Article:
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Trochlea of Superior Oblique Muscle
Muscular System

Trochlea of Superior Oblique Muscle

Trochlea musculi obliqui superioris

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Structure/Morphology

The trochlea of superior oblique muscle is a fibrocartilaginous pulley situated at the superior medial corner of each orbit. The trochlea attaches to a trochlear spine or trochlear fovea on the anteromedial part of the frontal bone. The tendon of the superior oblique muscle passes through the trochlea from which it is separated by a thin and delicate synovial sheath.

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Anatomical Relations

The superior oblique muscle originates from behind the eyeball. It passes anteriorly in the superomedial corner of the orbit to reach the trochlea. Here, the muscle becomes a tendinous cord that passes through the trochlea and makes a tight turn changing direction to descend posterolaterally where it attaches to the sclera at the superolateral part of the posterior quadrant of the eyeball.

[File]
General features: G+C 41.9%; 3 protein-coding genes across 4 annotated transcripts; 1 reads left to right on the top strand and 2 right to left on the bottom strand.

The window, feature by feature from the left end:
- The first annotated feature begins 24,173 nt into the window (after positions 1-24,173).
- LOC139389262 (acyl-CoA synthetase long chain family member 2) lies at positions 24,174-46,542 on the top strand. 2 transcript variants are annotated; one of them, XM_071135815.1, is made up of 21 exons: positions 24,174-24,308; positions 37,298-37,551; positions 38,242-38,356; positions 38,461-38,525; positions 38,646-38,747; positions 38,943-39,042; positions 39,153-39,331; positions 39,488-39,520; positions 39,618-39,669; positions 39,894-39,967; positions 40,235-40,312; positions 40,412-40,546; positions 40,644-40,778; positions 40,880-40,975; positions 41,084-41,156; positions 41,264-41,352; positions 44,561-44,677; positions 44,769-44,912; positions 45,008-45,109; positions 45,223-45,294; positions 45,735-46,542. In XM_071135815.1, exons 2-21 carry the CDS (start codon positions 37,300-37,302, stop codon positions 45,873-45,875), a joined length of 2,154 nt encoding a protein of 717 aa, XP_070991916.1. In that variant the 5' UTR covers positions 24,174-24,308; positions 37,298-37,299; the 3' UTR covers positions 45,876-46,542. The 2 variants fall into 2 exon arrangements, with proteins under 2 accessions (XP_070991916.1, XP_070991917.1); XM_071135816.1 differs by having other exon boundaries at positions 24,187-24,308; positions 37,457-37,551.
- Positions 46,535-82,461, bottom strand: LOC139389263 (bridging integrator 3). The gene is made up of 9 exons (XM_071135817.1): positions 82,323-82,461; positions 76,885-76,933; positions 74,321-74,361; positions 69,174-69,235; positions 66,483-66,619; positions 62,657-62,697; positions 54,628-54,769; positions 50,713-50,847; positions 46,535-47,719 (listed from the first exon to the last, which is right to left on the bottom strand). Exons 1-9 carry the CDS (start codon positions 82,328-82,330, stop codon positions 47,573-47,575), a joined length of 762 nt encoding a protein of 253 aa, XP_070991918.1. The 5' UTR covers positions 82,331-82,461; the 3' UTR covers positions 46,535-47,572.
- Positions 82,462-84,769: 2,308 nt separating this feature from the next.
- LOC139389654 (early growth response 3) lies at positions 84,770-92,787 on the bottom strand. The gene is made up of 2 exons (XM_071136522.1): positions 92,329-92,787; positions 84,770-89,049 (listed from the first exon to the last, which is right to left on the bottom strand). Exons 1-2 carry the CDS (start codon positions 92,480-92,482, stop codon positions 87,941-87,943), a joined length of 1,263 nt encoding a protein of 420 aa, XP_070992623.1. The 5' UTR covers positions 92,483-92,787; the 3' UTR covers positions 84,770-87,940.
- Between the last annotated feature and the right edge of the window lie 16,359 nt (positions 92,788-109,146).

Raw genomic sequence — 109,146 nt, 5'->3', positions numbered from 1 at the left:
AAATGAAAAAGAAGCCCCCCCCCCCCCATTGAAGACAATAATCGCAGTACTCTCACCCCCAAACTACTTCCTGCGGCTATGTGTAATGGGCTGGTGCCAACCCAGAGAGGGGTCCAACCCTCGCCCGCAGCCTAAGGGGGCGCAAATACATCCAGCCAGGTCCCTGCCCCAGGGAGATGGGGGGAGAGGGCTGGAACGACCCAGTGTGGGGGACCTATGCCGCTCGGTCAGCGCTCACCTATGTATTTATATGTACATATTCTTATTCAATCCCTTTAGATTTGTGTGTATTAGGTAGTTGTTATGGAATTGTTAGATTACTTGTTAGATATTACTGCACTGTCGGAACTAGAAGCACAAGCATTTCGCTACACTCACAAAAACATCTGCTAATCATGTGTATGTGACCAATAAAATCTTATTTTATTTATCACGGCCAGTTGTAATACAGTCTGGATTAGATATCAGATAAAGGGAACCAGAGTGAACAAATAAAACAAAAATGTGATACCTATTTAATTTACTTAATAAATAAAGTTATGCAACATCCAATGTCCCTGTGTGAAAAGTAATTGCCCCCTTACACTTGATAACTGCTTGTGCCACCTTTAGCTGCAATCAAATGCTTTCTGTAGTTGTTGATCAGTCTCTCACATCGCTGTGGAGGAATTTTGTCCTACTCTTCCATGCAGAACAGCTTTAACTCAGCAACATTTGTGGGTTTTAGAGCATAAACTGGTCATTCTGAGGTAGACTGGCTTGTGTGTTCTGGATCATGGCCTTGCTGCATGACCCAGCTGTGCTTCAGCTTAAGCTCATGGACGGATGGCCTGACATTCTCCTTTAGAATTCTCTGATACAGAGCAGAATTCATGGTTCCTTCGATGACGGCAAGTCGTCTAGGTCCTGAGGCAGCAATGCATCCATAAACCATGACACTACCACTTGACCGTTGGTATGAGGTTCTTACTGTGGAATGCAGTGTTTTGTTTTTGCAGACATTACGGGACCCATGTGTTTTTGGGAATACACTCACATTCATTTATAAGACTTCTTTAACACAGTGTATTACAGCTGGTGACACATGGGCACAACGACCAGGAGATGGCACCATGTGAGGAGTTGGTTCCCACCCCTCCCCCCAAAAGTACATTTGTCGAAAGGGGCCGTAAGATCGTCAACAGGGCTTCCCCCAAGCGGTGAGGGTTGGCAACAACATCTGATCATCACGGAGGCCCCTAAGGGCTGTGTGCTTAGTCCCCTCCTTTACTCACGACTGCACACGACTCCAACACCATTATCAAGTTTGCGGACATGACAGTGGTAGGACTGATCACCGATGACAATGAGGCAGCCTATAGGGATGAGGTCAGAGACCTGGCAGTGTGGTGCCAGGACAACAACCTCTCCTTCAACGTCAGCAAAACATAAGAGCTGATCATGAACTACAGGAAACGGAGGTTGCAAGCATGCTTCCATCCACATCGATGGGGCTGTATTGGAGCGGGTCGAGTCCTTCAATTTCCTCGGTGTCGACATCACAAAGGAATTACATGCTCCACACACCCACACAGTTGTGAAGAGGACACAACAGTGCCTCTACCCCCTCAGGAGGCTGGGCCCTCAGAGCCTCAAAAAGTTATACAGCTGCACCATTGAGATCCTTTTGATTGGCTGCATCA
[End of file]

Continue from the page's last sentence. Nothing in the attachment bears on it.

Function

The trochlea acts as a pulley on the superior oblique muscle so that the force of contraction originates anteriorly and medially. The attachment of the tendon posterolaterally means that when the muscle contracts it rotates the eye around the horizontal (transverse) axis directing the pupil inferiorly (depression). When the eyeball adducted, the movement is more purely depression. Conversely, with the eyeball in some degree of abduction, rotation around the vertical and anteroposterior axes allows lateral (abduction) and medial(intorsion) rotation, respectively.

List of Clinical Correlates

- Trochlear calcification

Learn more about this topic from other Elsevier products

Superior Oblique Muscle

ScienceDirect image

Contact between the superior oblique muscle of the eye and the frontal bone is created by a connective tissue loop at the trochlear fovea.

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